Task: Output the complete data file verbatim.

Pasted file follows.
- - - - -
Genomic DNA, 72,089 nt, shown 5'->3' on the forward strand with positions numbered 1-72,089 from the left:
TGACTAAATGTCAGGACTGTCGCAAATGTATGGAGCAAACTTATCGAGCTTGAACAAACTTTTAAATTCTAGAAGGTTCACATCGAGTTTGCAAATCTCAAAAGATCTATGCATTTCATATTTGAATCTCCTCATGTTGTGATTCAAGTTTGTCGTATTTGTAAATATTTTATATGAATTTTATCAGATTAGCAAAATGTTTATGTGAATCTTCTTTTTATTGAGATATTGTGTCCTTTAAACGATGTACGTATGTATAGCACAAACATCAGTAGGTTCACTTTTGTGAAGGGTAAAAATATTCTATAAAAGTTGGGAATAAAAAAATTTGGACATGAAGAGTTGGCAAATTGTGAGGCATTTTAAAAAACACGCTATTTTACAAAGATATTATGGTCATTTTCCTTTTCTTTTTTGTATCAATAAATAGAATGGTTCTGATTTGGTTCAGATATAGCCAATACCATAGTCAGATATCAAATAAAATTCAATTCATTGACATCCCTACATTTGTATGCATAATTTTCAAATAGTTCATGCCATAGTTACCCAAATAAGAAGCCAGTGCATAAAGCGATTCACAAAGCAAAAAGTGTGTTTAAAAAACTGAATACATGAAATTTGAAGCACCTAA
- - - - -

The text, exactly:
Genomic DNA, 72,089 nt, shown 5'->3' on the forward strand with positions numbered 1-72,089 from the left:
TGACTAAATGTCAGGACTGTCGCAAATGTATGGAGCAAACTTATCGAGCTTGAACAAACTTTTAAATTCTAGAAGGTTCACATCGAGTTTGCAAATCTCAAAAGATCTATGCATTTCATATTTGAATCTCCTCATGTTGTGATTCAAGTTTGTCGTATTTGTAAATATTTTATATGAATTTTATCAGATTAGCAAAATGTTTATGTGAATCTTCTTTTTATTGAGATATTGTGTCCTTTAAACGATGTACGTATGTATAGCACAAACATCAGTAGGTTCACTTTTGTGAAGGGTAAAAATATTCTATAAAAGTTGGGAATAAAAAAATTTGGACATGAAGAGTTGGCAAATTGTGAGGCATTTTAAAAAACACGCTATTTTACAAAGATATTATGGTCATTTTCCTTTTCTTTTTTGTATCAATAAATAGAATGGTTCTGATTTGGTTCAGATATAGCCAATACCATAGTCAGATATCAAATAAAATTCAATTCATTGACATCCCTACATTTGTATGCATAATTTTCAAATAGTTCATGCCATAGTTACCCAAATAAGAAGCCAGTGCATAAAGCGATTCACAAAGCAAAAAGTGTGTTTAAAAAACTGAATACATGAAATTTGAAGCACCTAA